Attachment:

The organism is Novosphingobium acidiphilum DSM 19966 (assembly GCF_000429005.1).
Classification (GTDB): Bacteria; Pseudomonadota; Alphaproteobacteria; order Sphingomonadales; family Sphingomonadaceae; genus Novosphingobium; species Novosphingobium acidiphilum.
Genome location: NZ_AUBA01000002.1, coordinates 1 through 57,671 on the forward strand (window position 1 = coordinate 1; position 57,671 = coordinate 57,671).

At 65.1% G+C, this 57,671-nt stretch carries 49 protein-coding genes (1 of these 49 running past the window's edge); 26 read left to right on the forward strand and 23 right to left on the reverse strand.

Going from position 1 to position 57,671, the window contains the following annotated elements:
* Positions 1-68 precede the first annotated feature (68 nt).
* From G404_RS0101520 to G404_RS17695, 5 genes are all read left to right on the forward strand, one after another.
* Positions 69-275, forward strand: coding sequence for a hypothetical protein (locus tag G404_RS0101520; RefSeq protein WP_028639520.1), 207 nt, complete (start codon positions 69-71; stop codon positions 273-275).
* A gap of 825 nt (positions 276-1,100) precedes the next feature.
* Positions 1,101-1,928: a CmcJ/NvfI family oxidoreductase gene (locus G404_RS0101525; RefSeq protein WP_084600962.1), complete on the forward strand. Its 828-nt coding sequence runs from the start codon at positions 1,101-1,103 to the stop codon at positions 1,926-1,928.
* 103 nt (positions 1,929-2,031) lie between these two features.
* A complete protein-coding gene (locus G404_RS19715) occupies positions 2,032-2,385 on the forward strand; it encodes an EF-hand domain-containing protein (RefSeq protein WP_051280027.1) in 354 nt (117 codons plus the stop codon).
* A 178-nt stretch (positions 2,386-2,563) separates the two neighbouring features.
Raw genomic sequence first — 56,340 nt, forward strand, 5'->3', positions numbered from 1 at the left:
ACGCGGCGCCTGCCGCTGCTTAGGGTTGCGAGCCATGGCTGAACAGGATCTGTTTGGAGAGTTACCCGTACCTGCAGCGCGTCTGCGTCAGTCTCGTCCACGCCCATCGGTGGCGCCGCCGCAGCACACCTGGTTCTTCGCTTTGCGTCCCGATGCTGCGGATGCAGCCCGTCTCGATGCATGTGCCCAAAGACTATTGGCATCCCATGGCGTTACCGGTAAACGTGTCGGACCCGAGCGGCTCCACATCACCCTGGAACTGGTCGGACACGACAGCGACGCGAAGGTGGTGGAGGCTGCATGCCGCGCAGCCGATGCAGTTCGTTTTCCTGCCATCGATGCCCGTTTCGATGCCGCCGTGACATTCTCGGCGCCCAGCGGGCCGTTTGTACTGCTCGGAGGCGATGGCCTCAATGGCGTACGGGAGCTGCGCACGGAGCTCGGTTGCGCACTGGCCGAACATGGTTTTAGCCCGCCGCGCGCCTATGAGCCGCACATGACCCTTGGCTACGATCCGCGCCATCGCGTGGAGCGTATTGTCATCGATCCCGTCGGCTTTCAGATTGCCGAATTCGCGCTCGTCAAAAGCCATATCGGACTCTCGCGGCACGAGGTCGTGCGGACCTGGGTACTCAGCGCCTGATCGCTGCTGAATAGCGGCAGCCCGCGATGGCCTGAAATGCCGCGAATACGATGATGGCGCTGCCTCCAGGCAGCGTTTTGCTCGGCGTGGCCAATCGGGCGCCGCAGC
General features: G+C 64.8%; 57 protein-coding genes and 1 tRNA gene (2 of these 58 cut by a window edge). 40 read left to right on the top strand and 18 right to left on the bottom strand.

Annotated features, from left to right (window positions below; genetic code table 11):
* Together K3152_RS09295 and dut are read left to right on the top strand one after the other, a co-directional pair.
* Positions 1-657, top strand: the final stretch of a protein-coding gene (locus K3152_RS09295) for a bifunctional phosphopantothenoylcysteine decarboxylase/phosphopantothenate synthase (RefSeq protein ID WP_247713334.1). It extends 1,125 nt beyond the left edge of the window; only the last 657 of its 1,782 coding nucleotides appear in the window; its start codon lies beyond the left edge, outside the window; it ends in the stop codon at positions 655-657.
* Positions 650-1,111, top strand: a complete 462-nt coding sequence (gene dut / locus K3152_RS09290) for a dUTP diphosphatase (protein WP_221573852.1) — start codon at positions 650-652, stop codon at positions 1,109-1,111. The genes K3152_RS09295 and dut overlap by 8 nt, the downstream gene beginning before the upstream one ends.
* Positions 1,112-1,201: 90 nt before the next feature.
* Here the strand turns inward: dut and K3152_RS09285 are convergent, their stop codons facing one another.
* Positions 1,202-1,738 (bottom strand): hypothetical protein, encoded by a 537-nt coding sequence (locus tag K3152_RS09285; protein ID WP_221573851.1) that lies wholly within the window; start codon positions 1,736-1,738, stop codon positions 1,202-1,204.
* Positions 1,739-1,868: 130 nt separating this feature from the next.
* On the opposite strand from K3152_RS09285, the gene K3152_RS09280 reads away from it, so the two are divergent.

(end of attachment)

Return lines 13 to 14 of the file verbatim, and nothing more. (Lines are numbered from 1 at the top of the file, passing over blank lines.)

* A 178-nt stretch (positions 2,386-2,563) separates the two neighbouring features.
Raw genomic sequence first — 56,340 nt, forward strand, 5'->3', positions numbered from 1 at the left: